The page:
Hacking pancreatic adenocarcinoma drug resistance with novel NO-GEM prodrugs targeting mitochondria and encapsulated in decorated liposomes

Starting date
July 1, 2018
Duration (months)
Neurosciences, Biomedicine and Movement Sciences
Managers or local contacts
Donadelli Massimo

Cancer deaths are the second leading cause of death, after cardiovascular disease, in industrialized countries and hit millions of people every year. Among cancers, pancreatic ductal adenocarcinoma (PDAC) represents one of the most aggressive cancer types, with a high incidence of distant metastasis and mortality. The main issue against successful therapy for PDAC is represented by the absence of early diagnostic markers, as well as the resistance to radiation and chemotherapies. Chemotherapy still remains the mainstay of treatment for advanced PDAC and the drug gemcitabine (GEM), used in monotherapy or in combination with other pharmacologic therapies, is the standard first-line therapeutic agent since 15 years also for its low toxicity. However, many mechanisms of cancer cell resistance to GEM, as the inefficient cellular uptake, its intracellular enzymatic inactivation, or the reduced expression of intracellular activating enzymes can compromise its anti-cancer effects.
Through the synergistic collaboration with the main partner ISALIT (spin-off at the Piemonte Orientale University) and the University of Torino this project aims to synthesize a library of nitric oxide-releasing gemcitabine conjugates (NO-GEMs) targeting mitochondria of cancer cells in order to improve the antiproliferative efficiency of GEM in PDAC cells. Our purpose is to strongly affect pancreas cancer resistant cells through the mitochondrial production of peroxynitrite (ONOO−), a highly cytotoxic oxidant and nitrating ion, derived by the spontaneous reaction of endogenous mitochondrial superoxide generated by GEM treatment with the mitochondrial release of NO. To minimize eventual side effects these NO-GEM compounds will be encapsulated in liposomes, decorated with recognition molecules, and tested in cancer cells. The effect of these nanoparticles will be tested in vitro and in mice models of pancreas cancer and the overall molecular alterations associated to cancer cell death will be also investigated by the collaboration with the entrepreneurial society ISALIT through proteomic and metabolomic high-resolution mass spectrometry (HR-MS) analyses of intracellular extracts.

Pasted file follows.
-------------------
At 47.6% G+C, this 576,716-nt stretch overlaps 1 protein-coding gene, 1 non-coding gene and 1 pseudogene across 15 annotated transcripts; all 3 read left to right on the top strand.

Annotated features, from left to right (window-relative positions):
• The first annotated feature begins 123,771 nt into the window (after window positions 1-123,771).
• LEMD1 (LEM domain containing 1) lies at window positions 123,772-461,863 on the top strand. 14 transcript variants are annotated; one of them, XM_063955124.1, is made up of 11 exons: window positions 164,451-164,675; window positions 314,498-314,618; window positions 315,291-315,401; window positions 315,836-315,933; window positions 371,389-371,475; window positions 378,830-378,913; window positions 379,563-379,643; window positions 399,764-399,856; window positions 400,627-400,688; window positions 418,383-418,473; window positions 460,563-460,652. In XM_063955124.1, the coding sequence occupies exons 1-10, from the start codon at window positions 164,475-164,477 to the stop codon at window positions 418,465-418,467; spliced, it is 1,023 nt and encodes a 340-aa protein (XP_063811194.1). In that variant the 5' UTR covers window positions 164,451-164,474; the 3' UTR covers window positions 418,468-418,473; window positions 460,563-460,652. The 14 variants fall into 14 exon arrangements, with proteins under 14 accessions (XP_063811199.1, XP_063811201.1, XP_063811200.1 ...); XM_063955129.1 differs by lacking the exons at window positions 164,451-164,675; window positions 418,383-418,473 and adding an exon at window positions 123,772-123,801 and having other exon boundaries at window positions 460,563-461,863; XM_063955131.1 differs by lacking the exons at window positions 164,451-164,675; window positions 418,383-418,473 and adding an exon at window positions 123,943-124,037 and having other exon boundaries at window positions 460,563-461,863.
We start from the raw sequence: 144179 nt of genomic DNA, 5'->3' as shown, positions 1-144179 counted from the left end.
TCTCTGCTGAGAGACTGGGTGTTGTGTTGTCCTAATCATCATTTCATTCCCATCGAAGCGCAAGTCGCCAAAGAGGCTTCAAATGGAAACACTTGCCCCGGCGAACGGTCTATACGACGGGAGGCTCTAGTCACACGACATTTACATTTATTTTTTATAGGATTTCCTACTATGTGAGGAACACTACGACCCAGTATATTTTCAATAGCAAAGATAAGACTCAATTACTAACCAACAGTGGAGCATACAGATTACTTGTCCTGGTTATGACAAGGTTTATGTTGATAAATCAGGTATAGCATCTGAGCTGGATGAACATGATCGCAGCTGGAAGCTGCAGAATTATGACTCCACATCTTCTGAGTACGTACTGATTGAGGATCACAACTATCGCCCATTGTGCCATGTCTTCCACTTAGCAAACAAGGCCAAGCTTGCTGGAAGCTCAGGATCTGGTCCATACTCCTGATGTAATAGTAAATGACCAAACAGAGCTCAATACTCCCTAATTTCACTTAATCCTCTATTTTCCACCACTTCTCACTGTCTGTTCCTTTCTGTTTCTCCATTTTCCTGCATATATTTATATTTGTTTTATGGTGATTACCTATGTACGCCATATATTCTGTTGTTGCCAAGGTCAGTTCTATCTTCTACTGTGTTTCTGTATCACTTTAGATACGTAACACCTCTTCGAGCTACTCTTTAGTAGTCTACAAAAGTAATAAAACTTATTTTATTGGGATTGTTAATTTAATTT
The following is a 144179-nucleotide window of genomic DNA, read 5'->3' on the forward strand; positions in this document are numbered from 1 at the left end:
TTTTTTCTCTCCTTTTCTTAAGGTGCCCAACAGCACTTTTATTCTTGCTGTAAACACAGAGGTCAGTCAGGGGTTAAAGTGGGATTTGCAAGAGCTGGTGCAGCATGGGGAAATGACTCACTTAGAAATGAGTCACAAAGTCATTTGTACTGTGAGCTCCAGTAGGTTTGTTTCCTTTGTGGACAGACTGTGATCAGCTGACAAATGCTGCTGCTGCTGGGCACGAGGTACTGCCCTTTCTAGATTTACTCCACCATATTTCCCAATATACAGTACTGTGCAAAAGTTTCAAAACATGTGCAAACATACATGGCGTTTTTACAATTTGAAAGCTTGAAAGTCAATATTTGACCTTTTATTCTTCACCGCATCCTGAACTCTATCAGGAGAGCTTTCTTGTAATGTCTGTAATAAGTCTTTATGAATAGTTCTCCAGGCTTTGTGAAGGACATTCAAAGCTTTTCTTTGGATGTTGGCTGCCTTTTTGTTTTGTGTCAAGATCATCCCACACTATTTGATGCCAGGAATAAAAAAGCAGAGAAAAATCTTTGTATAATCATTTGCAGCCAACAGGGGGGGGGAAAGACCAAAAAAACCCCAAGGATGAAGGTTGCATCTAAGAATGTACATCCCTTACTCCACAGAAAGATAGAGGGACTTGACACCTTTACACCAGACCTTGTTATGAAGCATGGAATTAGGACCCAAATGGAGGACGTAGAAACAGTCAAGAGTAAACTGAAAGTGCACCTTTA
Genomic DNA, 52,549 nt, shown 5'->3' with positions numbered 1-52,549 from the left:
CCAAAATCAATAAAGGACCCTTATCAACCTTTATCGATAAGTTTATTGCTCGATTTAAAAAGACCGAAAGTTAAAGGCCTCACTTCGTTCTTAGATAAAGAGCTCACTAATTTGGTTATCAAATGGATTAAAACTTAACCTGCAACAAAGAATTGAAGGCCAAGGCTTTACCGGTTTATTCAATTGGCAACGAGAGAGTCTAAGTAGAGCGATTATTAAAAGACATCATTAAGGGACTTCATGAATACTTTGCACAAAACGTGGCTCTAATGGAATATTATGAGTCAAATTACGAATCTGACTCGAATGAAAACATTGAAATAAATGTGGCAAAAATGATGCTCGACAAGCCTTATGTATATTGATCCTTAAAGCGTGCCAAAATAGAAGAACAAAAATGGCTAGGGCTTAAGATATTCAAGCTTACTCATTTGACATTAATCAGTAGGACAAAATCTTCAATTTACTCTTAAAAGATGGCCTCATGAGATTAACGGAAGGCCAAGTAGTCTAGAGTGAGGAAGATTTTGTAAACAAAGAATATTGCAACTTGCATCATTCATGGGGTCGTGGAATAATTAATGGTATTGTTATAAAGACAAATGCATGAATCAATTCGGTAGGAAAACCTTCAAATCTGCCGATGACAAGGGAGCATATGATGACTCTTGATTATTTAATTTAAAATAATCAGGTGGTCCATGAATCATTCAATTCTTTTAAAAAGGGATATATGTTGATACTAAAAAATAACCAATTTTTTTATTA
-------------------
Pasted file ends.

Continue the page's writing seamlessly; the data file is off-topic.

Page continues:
Funds: assigned and managed by the department

Project participants

Massimo Donadelli
Associate Professor

Collaboratori esterni

Marcello Manfredi
Isalit Srl


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